Malawi Launches MAF-Action Plan

Mar 22, 2013

Ministry of Gender, Children and Social Welfare, Ms. Anita kalinde launching the MAF Action Plan document at the Bingu International Conference Centre in Lilongwe. Photo: UNDP Malawi.

UNDP and the Government of Malawi though the Ministry of Gender, Children and Social Welfare with support by UN Women, Oxfam and UNFPA) launched the Millennium Development Goals Acceleration Framework (MAF) Action Plan and White paper at the Bingu Conference Centre (Lilongwe) on 22 March, 2013. The two documents were launched by the Minister of Gender, Children and Social Welfare Ms. Anita Kalinde and the then UNDP Acting Resident Representative, Ms. Naomi Kitahara.

The MAF Action Plan provides a systematic way for countries to develop their own action plan based on existing plans and processes to pursue their MDG priorities. It also helps governments to focus on disparities and inequalities, two of the major causes of uneven progress, by particularly responding to the needs of the vulnerable.

According to the latest MDG Progress Report on Malawi (2012), Malawi has got mixed results in terms of progress in achieving MDGs. She is on course to achieve possibly half of the eight millennium development goals and these are reducing child mortality (MDG 4); combating HIV and AIDS, malaria and other diseases (MDG 6); ensuring environmental sustainability (MDG 7); and developing global partnership for development (MDG 8).  An explanation of achievements in brief is given in the following sections.

The country has not achieved as much on eradicating extreme poverty and hunger (MDG 1); achieving universal primary education (MDG 2); promoting gender equity and women empowerment (MDG 3); and improving maternal health (MDG 5).  The country’s poverty head count (key indicator for MDG 1) ha on marginally decreased from 53.9 percent in 2000 to, twelve years later, 50.7 percent in 2012 according (NSO – IHS3). The poverty level remains high despite average GDP growth rates of 7 percent and food surpluses registered over the last six years or more. This implies that the high economic growth rates were not adequately inclusive; the benefits did not trickle down to the majority poor.

As such, the MAF Action Plan for Malawi provides a list of interventions and their costs on MDG 3 that Government, her development partners and other stakeholders will implemented between now and 2015.  The Plan was developed through consultation and bottleneck analysis (the MAF methodology).  The Action Plan has four main intervention areas and proposes a scale-up budget of around US$ 6.0 million with interventions both at the national and community level in many parts of the country. 

The four intervention areas are: improving girl child school attendance and retention; improving the economic status of women; promoting women in decision making; and reducing gender-based violence.  All these four intervention areas have a gender dimension and it has been reasoned that the stated interventions will have the most multiplier effects on the other lagging MDGs with the girl child as the entry point.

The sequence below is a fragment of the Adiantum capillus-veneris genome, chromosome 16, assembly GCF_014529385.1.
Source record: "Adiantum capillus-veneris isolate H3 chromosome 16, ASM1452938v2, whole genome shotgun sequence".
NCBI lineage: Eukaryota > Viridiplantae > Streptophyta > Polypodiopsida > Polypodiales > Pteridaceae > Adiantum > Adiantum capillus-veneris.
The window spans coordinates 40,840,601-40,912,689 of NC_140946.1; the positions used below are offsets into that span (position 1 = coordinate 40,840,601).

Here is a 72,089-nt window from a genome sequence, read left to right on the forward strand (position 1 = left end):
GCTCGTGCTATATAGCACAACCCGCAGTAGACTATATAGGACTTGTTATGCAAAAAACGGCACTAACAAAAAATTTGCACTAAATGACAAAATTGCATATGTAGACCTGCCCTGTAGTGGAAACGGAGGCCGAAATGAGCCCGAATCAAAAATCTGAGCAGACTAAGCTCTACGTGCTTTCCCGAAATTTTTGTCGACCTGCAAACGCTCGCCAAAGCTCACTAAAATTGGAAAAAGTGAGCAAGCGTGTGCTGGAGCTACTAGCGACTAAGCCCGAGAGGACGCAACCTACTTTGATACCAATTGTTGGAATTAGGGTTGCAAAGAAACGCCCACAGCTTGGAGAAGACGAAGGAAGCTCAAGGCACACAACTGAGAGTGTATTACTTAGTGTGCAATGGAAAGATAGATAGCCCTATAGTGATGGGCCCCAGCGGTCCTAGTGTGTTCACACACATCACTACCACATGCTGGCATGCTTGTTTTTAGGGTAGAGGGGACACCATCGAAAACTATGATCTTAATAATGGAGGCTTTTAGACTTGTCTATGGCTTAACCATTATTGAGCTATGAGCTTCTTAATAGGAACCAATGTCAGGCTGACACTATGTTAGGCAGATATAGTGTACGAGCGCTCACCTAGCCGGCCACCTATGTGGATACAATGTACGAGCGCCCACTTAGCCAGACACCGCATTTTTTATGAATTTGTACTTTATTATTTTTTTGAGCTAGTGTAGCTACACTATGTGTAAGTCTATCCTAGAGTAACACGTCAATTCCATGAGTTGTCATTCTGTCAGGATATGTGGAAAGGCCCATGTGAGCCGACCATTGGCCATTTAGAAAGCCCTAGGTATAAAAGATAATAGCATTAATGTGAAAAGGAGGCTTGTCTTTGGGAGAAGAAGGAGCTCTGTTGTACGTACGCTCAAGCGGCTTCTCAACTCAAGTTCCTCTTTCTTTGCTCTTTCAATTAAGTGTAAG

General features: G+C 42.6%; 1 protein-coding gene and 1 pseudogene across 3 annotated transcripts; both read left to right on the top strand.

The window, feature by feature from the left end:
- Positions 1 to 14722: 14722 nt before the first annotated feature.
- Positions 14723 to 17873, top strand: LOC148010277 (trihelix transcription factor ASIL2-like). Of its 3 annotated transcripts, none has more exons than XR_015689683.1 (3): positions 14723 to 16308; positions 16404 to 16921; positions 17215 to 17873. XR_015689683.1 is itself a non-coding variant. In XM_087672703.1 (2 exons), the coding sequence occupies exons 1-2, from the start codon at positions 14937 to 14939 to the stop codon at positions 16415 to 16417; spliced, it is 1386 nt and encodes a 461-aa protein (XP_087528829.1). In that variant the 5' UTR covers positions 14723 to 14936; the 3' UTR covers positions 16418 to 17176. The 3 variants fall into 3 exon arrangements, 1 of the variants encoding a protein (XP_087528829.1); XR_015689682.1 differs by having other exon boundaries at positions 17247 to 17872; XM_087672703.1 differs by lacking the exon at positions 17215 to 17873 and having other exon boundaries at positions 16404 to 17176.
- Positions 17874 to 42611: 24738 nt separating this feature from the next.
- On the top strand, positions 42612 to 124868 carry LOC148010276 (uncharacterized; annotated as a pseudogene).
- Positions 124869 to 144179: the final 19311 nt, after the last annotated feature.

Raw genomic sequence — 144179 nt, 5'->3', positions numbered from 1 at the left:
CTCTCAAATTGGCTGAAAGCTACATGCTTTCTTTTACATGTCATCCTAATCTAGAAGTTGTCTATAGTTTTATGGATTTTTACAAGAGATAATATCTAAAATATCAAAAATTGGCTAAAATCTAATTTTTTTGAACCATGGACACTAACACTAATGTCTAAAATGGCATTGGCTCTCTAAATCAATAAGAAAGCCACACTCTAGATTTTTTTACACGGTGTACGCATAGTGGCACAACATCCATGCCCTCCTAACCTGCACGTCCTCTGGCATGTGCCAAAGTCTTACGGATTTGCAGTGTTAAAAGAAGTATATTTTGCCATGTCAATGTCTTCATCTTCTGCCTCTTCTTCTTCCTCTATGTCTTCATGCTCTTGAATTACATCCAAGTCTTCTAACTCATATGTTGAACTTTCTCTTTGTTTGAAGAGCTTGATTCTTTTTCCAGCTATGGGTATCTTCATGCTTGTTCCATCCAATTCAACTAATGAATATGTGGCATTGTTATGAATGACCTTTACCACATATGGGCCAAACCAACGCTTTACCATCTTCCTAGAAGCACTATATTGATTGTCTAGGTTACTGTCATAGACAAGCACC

As the document’s foreword reads: “The Action Plan shows that giving the girl child all round life skills has got many immediate and long term benefits that would contribute to the achievements of the socio-economic development goals and the other lagging MDGs. For example, if a country achieves the MDG target on gender equality in education, it will be better positioned to progress toward the hunger target in MDG 1 and toward the child and maternal mortality goals (MDG 4 and 5).  Educated women and girls are in a better position to make informed choices about family planning, nutrition and health and their professional careers. Simple investments such as improving sanitation in schools and providing uniforms for girls can go a long way to improve female school attendance and reduce drop-out rates.”

As such, Ms. Kithara appealed to all parties concerned with implementing the MAF Action Plan to mainstream gender in all their sectoral plans and programmes.

Said Ms. Kitahara: “It is our expectation that as various sectors implement the MAF Action Plan, gender will be mainstreamed in all sectoral plans and programmes. The priority sectoral intervention areas covered in the MAF Action Plan include education; economic development; business and finance; politics and decision-making; and gender-based violence.  This calls for the Education Sector-Working Group; Agriculture Sector Working Group; Industry, Trade Private Sector Working Group; Governance Sector Working Group and Gender & Youth Sector Working Group to ensure efficient coordinating of the implementation and reporting of the identified priority interventions.”

Gender inequality continues to be a major challenge for the country (MDG 3). The gap between women and men continue to widen in many spheres of life owing to differences between the two sexes especially in terms of education and cultural upbringing. However, from 2000 to 2008, the ratio of literate women to men improved from 0.82 to 0.95.  Currently, the ratio of girls to boys in primary school is 1.02 and this would be surpassed by 2015.  The ratio of girls to boys in secondary school is at 0.84, implying that the gender parity in aggregate terms may be achieved at primary education level but not at secondary level and beyond.

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